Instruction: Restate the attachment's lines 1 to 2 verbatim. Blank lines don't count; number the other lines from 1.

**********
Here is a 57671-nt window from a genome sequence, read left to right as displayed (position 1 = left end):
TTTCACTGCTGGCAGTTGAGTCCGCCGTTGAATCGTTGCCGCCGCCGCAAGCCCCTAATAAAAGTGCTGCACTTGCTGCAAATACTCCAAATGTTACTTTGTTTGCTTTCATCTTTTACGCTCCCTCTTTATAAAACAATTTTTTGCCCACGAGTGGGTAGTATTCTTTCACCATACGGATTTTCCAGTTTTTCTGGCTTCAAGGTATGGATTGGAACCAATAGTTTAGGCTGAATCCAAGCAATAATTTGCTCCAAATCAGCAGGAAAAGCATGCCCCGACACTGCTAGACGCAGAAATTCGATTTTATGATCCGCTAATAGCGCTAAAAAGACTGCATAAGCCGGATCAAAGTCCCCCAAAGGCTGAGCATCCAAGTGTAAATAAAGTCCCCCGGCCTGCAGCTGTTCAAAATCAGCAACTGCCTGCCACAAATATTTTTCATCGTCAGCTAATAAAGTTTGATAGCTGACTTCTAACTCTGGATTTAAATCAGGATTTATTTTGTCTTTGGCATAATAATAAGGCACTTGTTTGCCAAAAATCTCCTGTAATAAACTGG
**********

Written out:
Here is a 57671-nt window from a genome sequence, read left to right as displayed (position 1 = left end):
TTTCACTGCTGGCAGTTGAGTCCGCCGTTGAATCGTTGCCGCCGCCGCAAGCCCCTAATAAAAGTGCTGCACTTGCTGCAAATACTCCAAATGTTACTTTGTTTGCTTTCATCTTTTACGCTCCCTCTTTATAAAACAATTTTTTGCCCACGAGTGGGTAGTATTCTTTCACCATACGGATTTTCCAGTTTTTCTGGCTTCAAGGTATGGATTGGAACCAATAGTTTAGGCTGAATCCAAGCAATAATTTGCTCCAAATCAGCAGGAAAAGCATGCCCCGACACTGCTAGACGCAGAAATTCGATTTTATGATCCGCTAATAGCGCTAAAAAGACTGCATAAGCCGGATCAAAGTCCCCCAAAGGCTGAGCATCCAAGTGTAAATAAAGTCCCCCGGCCTGCAGCTGTTCAAAATCAGCAACTGCCTGCCACAAATATTTTTCATCGTCAGCTAATAAAGTTTGATAGCTGACTTCTAACTCTGGATTTAAATCAGGATTTATTTTGTCTTTGGCATAATAATAAGGCACTTGTTTGCCAAAAATCTCCTGTAATAAACTGG